A black and white photo of Rockwell Kent, wearing a suit.
His paintings of the park include Bear Glacier, Resurrection Bay and the Fox Island area.

Library of Congress Photo

Quick Facts

Significance:
Believed to be the first American artist to paint what is now Kenai Fjords National Park.
Place of Birth:
Tarrytown Heights, NY
Date of Birth:
June 21, 1882
Place of Death:
Plattsburgh, NY
Date of Death:
March 13, 1971

Rockwell Kent was born June 21, 1882, in Tarrytown Heights, New York. Prior to his time spent in Alaska, Kent lived and painted on Monhegan Island off the coast of Maine, and in Newfoundland. There he developed a love for cold, northern climates, fjords, and the isolation of island life.

In 1908, Kent married Kathleen Whiting and began his struggle to support a growing family. He often relied on his skills as an architect, designer, and builder to earn a living. Kent was a socialist, a pacifist, a lover of German culture, and spoke and read German fluently. World War One, with all its anti-German propaganda, depressed him and made him feel extremely alienated from society. In 1914, he and his family were forced to leave Newfoundland because of his pro-German sentiments. At age 36, his marriage was in trouble and he had spent over 10 years trying to earn a living as a professional artist and felt he was failing. His work was known and respected, but he still had to do odd jobs to support his family. He wondered whether he’d ever earn a living as an artist and occasionally thought of moving to Germany, or even committing suicide.

His trip to Alaska was perhaps an attempt to salvage his career and prove his artistic worth. His need for solitude, isolation, and escape from depression also brought him to Alaska. “I crave snow-topped mountains, dreary wastes, and the cruel Northern Sea with its hard horizons at the edge of the world where infinite space begins. Here skies are clearer and deeper and, for the greater wonders they reveal, a thousand times more eloquent of the eternal mystery than those of softer lands.”

Kent and his nine-year-old son, also named Rockwell, arrived in Seward aboard the steamer Admiral Farragut on Saturday, August 14, 1918. He stayed in Seward at the Sexton Hotel for several days inquiring about a suitable place to settle. He sought a location “that combined the quiet dignity of the primitive forest with the excitement of the ever-changing ocean.” He found Fox Island soon after he arrived.

When Kent arrived on Fox Island, a 71-year-old Swede and Alaska pioneer named Lars Matt Olson lived there and ran a fox farm and goat ranch in partnership with Thomas W. Hawkins of Brown and Hawkins General Store. Olson had come to Alaska in the 1880s, and gave the Kents use of a dirty goat shed that Kent refurbished using his skills as a carpenter and builder.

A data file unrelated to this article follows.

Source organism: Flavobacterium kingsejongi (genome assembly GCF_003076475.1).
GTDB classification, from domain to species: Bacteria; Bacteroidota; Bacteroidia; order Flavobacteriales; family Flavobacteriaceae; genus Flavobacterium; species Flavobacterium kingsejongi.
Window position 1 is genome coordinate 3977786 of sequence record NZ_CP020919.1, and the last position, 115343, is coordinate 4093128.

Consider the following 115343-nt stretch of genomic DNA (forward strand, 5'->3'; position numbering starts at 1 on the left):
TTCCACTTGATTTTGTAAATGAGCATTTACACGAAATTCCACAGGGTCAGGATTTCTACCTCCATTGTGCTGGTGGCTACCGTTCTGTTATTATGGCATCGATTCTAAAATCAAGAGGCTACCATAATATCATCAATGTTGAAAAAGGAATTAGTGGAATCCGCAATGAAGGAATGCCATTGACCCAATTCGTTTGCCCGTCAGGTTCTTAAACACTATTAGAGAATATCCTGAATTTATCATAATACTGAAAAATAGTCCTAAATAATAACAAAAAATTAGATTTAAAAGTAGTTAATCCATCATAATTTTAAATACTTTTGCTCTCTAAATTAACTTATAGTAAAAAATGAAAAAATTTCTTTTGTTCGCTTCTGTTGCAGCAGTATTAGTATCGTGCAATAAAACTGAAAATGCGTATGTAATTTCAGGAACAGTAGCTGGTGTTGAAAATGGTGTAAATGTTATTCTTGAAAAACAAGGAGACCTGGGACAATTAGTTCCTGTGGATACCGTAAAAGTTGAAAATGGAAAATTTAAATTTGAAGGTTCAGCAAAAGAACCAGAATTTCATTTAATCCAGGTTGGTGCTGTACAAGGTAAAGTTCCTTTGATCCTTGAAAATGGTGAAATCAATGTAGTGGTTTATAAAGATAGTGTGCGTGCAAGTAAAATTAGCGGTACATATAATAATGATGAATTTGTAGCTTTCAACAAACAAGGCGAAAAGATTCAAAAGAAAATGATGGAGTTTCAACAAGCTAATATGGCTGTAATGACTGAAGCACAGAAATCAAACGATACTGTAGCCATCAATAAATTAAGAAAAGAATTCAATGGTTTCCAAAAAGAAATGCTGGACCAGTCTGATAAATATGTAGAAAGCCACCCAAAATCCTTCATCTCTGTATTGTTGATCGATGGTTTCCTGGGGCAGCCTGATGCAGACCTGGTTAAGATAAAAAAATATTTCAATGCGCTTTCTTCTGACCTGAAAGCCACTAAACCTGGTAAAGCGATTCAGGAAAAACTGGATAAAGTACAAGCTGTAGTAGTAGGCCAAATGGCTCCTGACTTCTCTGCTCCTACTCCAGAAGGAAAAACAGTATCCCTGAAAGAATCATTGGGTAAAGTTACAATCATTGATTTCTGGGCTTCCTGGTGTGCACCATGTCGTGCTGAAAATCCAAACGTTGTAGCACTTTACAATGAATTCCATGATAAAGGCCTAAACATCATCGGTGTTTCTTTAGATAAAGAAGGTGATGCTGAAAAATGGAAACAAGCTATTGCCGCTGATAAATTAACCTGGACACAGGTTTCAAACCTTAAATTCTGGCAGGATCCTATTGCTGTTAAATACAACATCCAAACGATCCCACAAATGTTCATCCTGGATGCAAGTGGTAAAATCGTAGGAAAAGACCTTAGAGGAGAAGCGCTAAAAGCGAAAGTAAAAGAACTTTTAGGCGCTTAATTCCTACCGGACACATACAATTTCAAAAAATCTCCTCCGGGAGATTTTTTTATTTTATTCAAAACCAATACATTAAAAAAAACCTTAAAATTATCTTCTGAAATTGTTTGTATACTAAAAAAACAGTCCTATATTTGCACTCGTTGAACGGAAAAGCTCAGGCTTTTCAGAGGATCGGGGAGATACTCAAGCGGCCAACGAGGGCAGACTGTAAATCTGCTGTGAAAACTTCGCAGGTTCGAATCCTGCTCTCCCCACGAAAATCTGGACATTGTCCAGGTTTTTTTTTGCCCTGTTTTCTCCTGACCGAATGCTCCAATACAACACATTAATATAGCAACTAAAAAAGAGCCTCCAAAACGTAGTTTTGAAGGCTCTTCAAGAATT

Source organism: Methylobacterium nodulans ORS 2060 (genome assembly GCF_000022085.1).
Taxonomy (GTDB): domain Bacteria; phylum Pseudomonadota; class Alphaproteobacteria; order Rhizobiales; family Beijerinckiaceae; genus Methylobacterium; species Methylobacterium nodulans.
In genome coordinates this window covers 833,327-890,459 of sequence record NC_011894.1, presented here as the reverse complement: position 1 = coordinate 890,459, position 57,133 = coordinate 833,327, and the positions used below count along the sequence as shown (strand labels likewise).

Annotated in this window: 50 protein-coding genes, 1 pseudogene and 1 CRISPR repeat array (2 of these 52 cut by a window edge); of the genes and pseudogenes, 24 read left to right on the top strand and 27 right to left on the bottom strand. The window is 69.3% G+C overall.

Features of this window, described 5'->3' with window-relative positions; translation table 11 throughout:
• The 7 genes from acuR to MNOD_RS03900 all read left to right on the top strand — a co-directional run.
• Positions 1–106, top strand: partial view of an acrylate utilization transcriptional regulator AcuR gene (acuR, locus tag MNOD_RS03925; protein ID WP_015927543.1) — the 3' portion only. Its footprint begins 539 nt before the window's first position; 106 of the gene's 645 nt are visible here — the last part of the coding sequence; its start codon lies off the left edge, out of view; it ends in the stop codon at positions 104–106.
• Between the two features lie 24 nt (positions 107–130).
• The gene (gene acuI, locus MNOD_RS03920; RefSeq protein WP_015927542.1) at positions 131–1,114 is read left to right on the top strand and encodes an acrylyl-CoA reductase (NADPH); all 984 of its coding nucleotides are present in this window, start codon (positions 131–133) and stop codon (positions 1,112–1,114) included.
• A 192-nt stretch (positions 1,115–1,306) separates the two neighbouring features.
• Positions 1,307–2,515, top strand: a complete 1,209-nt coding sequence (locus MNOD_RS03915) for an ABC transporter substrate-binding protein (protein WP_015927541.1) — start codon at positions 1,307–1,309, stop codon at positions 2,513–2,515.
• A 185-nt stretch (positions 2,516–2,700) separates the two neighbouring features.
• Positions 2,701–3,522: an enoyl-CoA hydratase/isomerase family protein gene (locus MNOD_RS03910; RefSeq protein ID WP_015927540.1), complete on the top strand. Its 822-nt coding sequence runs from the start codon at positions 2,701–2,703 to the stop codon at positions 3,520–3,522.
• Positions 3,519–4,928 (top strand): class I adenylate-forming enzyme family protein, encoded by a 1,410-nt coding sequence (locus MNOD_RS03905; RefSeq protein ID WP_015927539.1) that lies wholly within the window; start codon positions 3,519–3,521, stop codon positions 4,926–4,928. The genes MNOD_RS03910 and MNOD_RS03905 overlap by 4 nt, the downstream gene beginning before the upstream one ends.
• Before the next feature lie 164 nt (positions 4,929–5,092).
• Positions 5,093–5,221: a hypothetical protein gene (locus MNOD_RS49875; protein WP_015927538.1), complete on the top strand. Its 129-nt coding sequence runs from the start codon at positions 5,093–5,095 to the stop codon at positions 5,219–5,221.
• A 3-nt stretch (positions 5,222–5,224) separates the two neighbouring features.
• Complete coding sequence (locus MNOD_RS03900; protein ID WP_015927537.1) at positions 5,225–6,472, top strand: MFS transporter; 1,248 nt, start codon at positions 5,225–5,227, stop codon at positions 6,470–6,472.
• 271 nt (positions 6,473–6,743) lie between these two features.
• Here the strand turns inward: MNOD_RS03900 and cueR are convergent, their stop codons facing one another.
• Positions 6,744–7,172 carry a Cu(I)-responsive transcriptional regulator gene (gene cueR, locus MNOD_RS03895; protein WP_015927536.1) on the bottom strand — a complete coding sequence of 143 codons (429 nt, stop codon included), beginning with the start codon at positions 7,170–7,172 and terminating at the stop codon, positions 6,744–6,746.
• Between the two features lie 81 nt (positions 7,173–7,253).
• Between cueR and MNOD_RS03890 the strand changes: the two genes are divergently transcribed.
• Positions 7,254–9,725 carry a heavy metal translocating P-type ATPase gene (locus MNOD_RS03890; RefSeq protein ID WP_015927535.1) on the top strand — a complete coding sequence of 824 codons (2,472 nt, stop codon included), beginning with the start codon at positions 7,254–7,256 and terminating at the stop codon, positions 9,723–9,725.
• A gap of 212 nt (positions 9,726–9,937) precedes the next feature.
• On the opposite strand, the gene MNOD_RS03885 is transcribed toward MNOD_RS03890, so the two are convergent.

Kent returned to New York in March 1919 after spending only seven months in Alaska. He had wanted to stay through the summer of 1919, but his wife wanted him home. He tried unsuccessfully to get her to leave the children with his mother and come to Alaska, and he feared she would leave him if he didn’t return.

Even though his time in Alaska was short, it represented the turning point of his professional life. Upon his return to New York, he had a show of his Fox Island sketches. They sold out and his friends urged him to write and illustrate a book using his letters and journal. Kent settled in Vermont with his family, worked on his Alaska paintings, and wrote Wilderness: A Journal of Quiet Adventure in Alaska. Its publication in 1920, coincided with a successful show of his paintings. The New York Times described it as a “very beautiful and poignant record of one of the most unusual adventures ever chronicled.” Critics compared his work to Walt Whitman’s Leaves of Grass and the writings of Henry David Thoreau.

Kent wrote extensively about the surrounding climate and topography of Fox Island in Wilderness. He described Bear Glacier as a place from which, “the winds blow forever fiercely and ice cold.” He also wrote about the experience of living in isolation and the meaning of wilderness. “It seems,” Kent writes, “that we have…turned out the beaten, crowded way and come to stand face to face with that infinite and unfathomable thing which is wilderness; and here we found OURSELVES—for the wilderness is nothing else.” Like so many travelers to Alaska, Rockwell Kent found healing, solace, inspiration, and was forever changed by the beauty of the Alaska landscape.

During the 1920s and 1930s, Kent became one of America’s most respected and highly paid graphic artists. He illustrated hundreds of books, including books about his travels to Tierra del Fuego and Greenland.

Kent eventually died on March 13, 1971, in Plattsburgh, New York. He continues to be known as a painter, writer, architect, wood engraver, political activist, laborer, lobster fishermen, union organizer, and lecturer.

The Rockwell Kent Gallery and Collection of the Plattsburgh State Art Museum, State University of New York, contains the most complete and balanced collection of Rockwell Kent's work in the United States.

Last updated: March 29, 2018